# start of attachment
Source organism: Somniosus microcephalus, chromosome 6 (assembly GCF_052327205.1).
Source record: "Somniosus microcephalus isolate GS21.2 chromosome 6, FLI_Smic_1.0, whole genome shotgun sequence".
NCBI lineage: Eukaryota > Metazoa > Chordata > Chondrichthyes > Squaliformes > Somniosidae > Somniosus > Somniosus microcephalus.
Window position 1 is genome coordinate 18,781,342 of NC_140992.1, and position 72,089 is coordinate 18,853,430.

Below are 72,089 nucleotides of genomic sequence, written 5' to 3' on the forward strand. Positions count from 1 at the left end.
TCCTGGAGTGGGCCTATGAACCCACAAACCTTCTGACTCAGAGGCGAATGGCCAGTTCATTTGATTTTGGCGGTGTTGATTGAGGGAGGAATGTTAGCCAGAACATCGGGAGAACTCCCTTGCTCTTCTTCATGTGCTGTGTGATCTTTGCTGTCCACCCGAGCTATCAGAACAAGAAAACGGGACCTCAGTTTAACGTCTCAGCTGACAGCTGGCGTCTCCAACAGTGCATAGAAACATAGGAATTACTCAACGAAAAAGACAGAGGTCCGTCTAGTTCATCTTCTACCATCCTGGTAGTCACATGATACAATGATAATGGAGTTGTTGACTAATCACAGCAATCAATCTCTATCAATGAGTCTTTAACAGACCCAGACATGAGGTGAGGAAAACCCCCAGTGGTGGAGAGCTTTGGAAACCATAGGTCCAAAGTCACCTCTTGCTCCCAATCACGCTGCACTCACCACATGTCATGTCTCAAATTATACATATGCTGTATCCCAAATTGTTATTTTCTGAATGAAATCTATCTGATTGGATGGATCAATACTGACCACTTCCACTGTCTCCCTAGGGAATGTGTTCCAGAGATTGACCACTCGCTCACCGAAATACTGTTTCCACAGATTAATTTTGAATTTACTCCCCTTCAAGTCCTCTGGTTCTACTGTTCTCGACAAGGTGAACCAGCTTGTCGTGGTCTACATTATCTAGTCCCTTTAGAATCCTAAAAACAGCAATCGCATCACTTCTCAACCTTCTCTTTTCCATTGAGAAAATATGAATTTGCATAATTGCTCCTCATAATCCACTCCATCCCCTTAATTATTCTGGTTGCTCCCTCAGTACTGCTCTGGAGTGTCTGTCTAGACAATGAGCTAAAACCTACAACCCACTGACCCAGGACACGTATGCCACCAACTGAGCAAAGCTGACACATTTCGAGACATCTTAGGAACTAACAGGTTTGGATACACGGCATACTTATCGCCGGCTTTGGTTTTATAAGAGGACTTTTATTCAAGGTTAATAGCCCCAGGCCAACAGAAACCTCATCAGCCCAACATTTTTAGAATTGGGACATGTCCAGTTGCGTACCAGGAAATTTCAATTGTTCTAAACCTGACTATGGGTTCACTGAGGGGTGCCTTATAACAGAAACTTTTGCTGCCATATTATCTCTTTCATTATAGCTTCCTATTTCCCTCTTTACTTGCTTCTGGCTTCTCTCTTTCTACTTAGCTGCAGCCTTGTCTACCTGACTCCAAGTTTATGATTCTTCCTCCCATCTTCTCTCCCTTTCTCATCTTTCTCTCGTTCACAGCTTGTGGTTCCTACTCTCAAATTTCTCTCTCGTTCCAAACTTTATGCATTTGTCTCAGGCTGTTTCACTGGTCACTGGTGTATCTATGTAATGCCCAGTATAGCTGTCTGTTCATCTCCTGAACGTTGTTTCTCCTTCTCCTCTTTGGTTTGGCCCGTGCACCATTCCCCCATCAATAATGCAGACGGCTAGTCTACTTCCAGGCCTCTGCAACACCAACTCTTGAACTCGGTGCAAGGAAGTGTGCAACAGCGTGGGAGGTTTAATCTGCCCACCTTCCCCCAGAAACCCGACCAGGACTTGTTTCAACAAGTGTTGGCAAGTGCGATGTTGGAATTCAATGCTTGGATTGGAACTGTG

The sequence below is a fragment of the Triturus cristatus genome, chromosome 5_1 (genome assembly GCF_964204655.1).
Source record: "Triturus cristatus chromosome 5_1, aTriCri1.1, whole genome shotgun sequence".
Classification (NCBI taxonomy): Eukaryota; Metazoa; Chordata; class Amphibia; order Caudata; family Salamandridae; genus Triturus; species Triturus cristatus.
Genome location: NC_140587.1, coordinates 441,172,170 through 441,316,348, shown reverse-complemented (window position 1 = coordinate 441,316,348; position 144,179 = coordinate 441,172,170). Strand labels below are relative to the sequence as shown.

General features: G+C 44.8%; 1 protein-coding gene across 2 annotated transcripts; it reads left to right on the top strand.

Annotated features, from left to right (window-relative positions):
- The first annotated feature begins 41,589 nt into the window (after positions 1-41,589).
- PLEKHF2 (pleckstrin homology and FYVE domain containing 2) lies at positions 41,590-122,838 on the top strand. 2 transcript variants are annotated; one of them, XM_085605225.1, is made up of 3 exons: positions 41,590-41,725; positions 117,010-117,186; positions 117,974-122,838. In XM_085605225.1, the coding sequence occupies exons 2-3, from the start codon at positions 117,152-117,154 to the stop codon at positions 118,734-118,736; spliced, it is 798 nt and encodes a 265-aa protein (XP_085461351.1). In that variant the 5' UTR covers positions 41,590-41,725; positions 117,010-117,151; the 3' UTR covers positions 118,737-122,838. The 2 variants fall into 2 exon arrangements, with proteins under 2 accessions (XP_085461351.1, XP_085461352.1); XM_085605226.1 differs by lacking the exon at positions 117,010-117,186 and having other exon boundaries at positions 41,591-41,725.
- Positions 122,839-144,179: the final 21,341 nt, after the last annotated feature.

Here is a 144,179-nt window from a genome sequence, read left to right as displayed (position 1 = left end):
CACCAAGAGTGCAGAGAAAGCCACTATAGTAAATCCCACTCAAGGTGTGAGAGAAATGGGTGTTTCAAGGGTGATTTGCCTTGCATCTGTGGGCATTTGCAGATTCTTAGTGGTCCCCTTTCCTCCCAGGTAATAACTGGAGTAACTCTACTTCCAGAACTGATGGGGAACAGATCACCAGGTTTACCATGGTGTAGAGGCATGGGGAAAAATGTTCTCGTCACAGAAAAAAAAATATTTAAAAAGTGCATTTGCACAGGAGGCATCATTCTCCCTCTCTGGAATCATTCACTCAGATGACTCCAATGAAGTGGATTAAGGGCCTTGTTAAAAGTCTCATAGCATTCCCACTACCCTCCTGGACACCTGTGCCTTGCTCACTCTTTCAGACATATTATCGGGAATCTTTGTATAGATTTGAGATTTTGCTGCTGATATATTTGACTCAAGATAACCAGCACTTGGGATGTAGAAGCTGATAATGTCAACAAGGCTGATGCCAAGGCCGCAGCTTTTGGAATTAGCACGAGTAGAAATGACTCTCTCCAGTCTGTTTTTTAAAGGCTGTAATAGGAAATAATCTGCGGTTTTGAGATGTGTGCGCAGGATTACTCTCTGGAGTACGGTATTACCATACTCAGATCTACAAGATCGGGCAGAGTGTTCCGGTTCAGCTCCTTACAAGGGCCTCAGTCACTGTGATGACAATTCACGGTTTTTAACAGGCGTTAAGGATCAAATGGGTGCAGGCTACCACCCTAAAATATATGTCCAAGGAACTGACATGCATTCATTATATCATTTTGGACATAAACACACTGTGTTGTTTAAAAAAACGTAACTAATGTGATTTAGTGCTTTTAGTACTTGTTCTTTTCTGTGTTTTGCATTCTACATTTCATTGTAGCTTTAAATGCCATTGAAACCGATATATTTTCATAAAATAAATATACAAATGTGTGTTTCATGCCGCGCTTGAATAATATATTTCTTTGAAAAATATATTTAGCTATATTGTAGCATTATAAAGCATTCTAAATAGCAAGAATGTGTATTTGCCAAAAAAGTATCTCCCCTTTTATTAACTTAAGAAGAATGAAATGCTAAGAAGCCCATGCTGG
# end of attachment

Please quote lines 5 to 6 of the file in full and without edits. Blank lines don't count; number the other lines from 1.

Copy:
Below are 72,089 nucleotides of genomic sequence, written 5' to 3' on the forward strand. Positions count from 1 at the left end.
TCCTGGAGTGGGCCTATGAACCCACAAACCTTCTGACTCAGAGGCGAATGGCCAGTTCATTTGATTTTGGCGGTGTTGATTGAGGGAGGAATGTTAGCCAGAACATCGGGAGAACTCCCTTGCTCTTCTTCATGTGCTGTGTGATCTTTGCTGTCCACCCGAGCTATCAGAACAAGAAAACGGGACCTCAGTTTAACGTCTCAGCTGACAGCTGGCGTCTCCAACAGTGCATAGAAACATAGGAATTACTCAACGAAAAAGACAGAGGTCCGTCTAGTTCATCTTCTACCATCCTGGTAGTCACATGATACAATGATAATGGAGTTGTTGACTAATCACAGCAATCAATCTCTATCAATGAGTCTTTAACAGACCCAGACATGAGGTGAGGAAAACCCCCAGTGGTGGAGAGCTTTGGAAACCATAGGTCCAAAGTCACCTCTTGCTCCCAATCACGCTGCACTCACCACATGTCATGTCTCAAATTATACATATGCTGTATCCCAAATTGTTATTTTCTGAATGAAATCTATCTGATTGGATGGATCAATACTGACCACTTCCACTGTCTCCCTAGGGAATGTGTTCCAGAGATTGACCACTCGCTCACCGAAATACTGTTTCCACAGATTAATTTTGAATTTACTCCCCTTCAAGTCCTCTGGTTCTACTGTTCTCGACAAGGTGAACCAGCTTGTCGTGGTCTACATTATCTAGTCCCTTTAGAATCCTAAAAACAGCAATCGCATCACTTCTCAACCTTCTCTTTTCCATTGAGAAAATATGAATTTGCATAATTGCTCCTCATAATCCACTCCATCCCCTTAATTATTCTGGTTGCTCCCTCAGTACTGCTCTGGAGTGTCTGTCTAGACAATGAGCTAAAACCTACAACCCACTGACCCAGGACACGTATGCCACCAACTGAGCAAAGCTGACACATTTCGAGACATCTTAGGAACTAACAGGTTTGGATACACGGCATACTTATCGCCGGCTTTGGTTTTATAAGAGGACTTTTATTCAAGGTTAATAGCCCCAGGCCAACAGAAACCTCATCAGCCCAACATTTTTAGAATTGGGACATGTCCAGTTGCGTACCAGGAAATTTCAATTGTTCTAAACCTGACTATGGGTTCACTGAGGGGTGCCTTATAACAGAAACTTTTGCTGCCATATTATCTCTTTCATTATAGCTTCCTATTTCCCTCTTTACTTGCTTCTGGCTTCTCTCTTTCTACTTAGCTGCAGCCTTGTCTACCTGACTCCAAGTTTATGATTCTTCCTCCCATCTTCTCTCCCTTTCTCATCTTTCTCTCGTTCACAGCTTGTGGTTCCTACTCTCAAATTTCTCTCTCGTTCCAAACTTTATGCATTTGTCTCAGGCTGTTTCACTGGTCACTGGTGTATCTATGTAATGCCCAGTATAGCTGTCTGTTCATCTCCTGAACGTTGTTTCTCCTTCTCCTCTTTGGTTTGGCCCGTGCACCATTCCCCCATCAATAATGCAGACGGCTAGTCTACTTCCAGGCCTCTGCAACACCAACTCTTGAACTCGGTGCAAGGAAGTGTGCAACAGCGTGGGAGGTTTAATCTGCCCACCTTCCCCCAGAAACCCGACCAGGACTTGTTTCAACAAGTGTTGGCAAGTGCGATGTTGGAATTCAATGCTTGGATTGGAACTGTG